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Updated 24 Sep 2020

Effective innovation – boosting efficiency while saving on costs

Healthcare services giant, Discovery, turns preconceived notions on their head in the recent Growth Engines episode.


29 June 2015  Share  0 comments  Print

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Innovation is presently a buzzword in the world of business. For most people it means finding new processes and products which, in turn, often means more computing power. However, these types of upgrades frequently come at a high cost – something to be avoided when the economy is down, competition is tough and margins are thin.

Related: Geared for growth

But, says Ethel Nyembe, Head of Small Enterprise at Standard Bank, business experts believe that innovation relies as much on an unconventional outlook as it does on accepting an entrepreneurial idea. For instance, common wisdom would hold that a major corporation wouldn’t even think of giving someone selling pre-owned computers the time of day. 

Rewarding innovation 

Turning this preconception on its head was a recent episode of The Growth Engines, supported by Standard Bank and aired on Business Day TV. It featured financial and healthcare services giant, Discovery, and its SME computer refurbishment and rental supplier, Qrent, highlighting the mutually profitable relationship between the two.

Barry Swartzberg, Co-founder of the Discovery Group, says that the business, which touches the lives of three-million South Africans through its health, life insurance, short-term insurance and wellness businesses, prizes innovation. Improving company processes, products and benefits to make the company’s offerings more attractive to consumers are subjects that occupy time at every meeting.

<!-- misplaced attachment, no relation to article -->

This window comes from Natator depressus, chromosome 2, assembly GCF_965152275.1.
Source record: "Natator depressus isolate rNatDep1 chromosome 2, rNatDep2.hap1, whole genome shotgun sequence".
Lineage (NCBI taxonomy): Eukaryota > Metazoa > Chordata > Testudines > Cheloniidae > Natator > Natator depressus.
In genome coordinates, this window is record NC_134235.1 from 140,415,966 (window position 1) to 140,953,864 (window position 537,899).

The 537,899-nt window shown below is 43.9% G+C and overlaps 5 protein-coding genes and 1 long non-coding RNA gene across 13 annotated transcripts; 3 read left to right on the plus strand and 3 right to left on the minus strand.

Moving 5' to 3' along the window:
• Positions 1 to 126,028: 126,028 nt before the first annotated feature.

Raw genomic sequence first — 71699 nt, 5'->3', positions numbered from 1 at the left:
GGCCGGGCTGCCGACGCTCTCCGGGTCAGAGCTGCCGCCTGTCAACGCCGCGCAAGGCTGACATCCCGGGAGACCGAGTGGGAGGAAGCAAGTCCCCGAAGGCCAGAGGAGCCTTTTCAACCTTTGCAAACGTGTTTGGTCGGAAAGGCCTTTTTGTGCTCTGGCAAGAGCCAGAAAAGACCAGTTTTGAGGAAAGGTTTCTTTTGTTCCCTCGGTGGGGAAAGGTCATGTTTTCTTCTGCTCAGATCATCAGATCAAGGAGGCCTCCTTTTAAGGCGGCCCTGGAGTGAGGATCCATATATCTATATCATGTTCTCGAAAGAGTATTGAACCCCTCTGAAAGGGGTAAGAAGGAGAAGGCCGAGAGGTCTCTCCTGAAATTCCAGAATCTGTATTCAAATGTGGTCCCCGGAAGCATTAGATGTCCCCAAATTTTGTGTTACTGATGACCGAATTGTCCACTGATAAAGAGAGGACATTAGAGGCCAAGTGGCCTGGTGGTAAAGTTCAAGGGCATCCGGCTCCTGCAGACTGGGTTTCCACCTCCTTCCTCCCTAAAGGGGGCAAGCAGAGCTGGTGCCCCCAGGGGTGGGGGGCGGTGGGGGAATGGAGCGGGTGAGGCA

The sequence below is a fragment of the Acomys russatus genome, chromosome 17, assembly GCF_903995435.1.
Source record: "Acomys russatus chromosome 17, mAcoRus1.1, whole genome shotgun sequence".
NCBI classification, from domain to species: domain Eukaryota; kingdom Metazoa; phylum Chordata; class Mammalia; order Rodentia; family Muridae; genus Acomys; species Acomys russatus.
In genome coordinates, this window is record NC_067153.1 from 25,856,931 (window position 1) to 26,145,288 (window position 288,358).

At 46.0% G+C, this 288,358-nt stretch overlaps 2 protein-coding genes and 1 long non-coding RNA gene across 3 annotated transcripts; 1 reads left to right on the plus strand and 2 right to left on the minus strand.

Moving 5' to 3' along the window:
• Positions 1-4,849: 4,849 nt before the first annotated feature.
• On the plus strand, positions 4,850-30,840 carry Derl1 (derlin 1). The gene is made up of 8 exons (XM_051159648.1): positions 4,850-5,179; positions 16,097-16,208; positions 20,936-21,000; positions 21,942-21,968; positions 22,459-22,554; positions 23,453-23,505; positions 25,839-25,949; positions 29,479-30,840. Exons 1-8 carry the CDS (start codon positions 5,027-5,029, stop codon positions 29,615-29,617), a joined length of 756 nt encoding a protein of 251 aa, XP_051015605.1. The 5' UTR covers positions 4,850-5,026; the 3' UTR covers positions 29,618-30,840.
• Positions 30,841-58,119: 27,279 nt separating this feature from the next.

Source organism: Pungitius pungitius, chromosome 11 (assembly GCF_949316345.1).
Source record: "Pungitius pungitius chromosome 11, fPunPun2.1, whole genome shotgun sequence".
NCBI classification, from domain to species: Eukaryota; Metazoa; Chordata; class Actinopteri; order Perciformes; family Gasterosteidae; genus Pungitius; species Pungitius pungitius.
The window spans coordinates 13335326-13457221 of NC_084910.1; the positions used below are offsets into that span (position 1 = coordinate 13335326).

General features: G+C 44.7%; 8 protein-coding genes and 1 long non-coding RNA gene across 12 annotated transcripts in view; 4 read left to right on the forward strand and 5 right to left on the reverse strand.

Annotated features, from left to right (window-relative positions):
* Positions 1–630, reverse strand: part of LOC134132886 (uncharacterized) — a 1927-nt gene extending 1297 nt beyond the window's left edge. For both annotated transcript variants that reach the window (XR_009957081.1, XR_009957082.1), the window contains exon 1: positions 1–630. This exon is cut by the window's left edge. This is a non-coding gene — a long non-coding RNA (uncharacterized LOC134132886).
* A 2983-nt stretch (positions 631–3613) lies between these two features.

When ideas become reality, Discovery rewards the innovator, says Swartzberg. 

“One of the most significant aspects of our business is computer systems and data. We put an enormous amount of effort into this area. This part of the business provides us with material that we can use for the benefit of the individuals we serve. The cost of these systems is, however, something that has to be controlled,” says Swartzberg.

It is here that the interests of Discovery and Qrent intersect.  

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As a supplier of computer hardware, Qrent has saved the business giant more than R14 million in desktop costs. The major difference between Qrent and other suppliers is that Qrent deals in pre-owned, refurbished computer hardware.

Swartzberg elaborates: “It doesn’t matter what size the supplier’s business is. When we look at suppliers, we assess them on their alignment with Discovery. They need to live the core values that we live, as our appointment of them is tied to how they identify with us. What we look for, especially in our smaller suppliers, is dedication and commitment. We have to see an entrepreneurial spirit - a business case is not the beginning and end of everything.” 

Selling to a client like Discovery, therefore, means that innovation has to be attached to value. 

For DJ Kumbula, CEO of Qrent, innovation dictates that the practice of companies buying new computer hardware for every user regardless of need must be questioned. Driving his contention is the finding that up to 80% of corporate users of laptops and desk-top computers never utilise the full capacity of their new machines.